Engaging Attention

I flew to Melbourne on Friday to attend the Australian Sports Technologies Network Conference.

On my way down to Melbourne the Qantas safety video used Australian Test Cricketers to share safety messages.

On the return trip the messages were presented by Australian Olympians and Paralympians.

I thought the videos were very effective and they prompted me to think about the use of trigger videos to engage attention and offer learning opportunities. I do think short video segments are excellent ways to engage an audience.

Air New Zealand have provided a great example of how this can be done. Their recent safety video (5 million views on YouTube) is structured around Hobbit characters.

Perhaps I have enjoyed these films because I do attend to each safety demonstration on every flight I take. But I do think there are some very interesting pedagogical issues at play here.

What if a passenger’s responsibility for each flight is flipped and that each of us views a safety briefing before we get to the airport? Given the cast of the Air New Zealand flight there could be subtle changes in the storyboard of characters to give almost infinite variations in safety briefings.

Even better … what if passengers created their own safety briefing to come prepared to fly and owned the responsibility for a narrative of safety.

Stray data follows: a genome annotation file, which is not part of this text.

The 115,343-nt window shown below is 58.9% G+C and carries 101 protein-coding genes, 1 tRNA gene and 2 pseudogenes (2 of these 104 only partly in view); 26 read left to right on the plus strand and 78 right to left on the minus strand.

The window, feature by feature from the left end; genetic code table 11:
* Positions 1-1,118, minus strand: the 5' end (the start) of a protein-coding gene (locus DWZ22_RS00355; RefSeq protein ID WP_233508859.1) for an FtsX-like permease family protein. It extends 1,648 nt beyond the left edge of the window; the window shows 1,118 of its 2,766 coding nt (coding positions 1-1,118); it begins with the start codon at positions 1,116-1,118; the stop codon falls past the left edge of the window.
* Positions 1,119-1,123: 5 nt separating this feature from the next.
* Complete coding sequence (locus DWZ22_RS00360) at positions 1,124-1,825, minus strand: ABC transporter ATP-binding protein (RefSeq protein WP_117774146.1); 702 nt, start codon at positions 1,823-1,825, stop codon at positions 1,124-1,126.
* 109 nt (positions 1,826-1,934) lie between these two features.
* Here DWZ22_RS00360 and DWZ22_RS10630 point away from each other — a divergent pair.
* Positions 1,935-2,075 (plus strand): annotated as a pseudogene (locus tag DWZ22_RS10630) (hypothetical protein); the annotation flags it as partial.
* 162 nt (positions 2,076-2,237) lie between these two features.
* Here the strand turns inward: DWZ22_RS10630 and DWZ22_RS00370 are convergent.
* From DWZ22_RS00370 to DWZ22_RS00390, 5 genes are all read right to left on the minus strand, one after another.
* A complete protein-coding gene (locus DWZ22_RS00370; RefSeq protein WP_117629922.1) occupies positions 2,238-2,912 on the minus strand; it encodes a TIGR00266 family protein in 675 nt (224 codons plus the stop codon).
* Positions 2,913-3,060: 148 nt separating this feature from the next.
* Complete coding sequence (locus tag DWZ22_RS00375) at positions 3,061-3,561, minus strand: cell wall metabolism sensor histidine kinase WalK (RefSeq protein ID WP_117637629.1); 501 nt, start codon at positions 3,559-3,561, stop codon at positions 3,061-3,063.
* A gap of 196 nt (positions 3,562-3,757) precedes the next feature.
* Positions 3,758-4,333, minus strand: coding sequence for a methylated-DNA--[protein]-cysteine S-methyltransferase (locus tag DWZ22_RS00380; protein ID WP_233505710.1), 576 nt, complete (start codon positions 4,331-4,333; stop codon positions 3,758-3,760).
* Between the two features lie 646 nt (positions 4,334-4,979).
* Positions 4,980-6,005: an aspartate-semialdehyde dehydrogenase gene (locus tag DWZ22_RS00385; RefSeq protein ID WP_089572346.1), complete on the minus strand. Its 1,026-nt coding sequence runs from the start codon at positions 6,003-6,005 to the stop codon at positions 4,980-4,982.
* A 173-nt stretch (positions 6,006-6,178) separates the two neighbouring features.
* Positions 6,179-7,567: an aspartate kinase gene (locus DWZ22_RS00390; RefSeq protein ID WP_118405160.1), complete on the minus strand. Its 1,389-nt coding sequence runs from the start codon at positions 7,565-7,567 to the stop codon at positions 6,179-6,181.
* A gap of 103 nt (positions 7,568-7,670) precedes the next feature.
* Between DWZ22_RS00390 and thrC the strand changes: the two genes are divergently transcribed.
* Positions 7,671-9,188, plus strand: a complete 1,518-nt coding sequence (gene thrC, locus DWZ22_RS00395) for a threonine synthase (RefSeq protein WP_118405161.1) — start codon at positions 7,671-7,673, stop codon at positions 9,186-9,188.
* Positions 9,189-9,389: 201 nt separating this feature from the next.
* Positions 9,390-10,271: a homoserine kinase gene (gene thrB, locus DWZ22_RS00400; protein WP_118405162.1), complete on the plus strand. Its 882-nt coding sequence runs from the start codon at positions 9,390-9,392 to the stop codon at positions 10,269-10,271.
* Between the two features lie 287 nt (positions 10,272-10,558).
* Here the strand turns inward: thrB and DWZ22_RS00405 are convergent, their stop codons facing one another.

Sharing Information with QR Codes

Australian Canoeing provides information about risk management and safety for those who participate in canoe activities.

The Australian Canoeing website has a number of information sheets available for download at this page.

This is a link to the QR Code for this page of information. This is the QR Code if you have a QR reader on your iPhone or Android phone.

If you would like more information about QR Codes you might like to read this introduction.

There is some additional background information here.

One option for Australian Canoeing is to have a QR Code at any point of sale so that anyone buying equipment could access up-to-date information about canoeing in general and about safety in particular.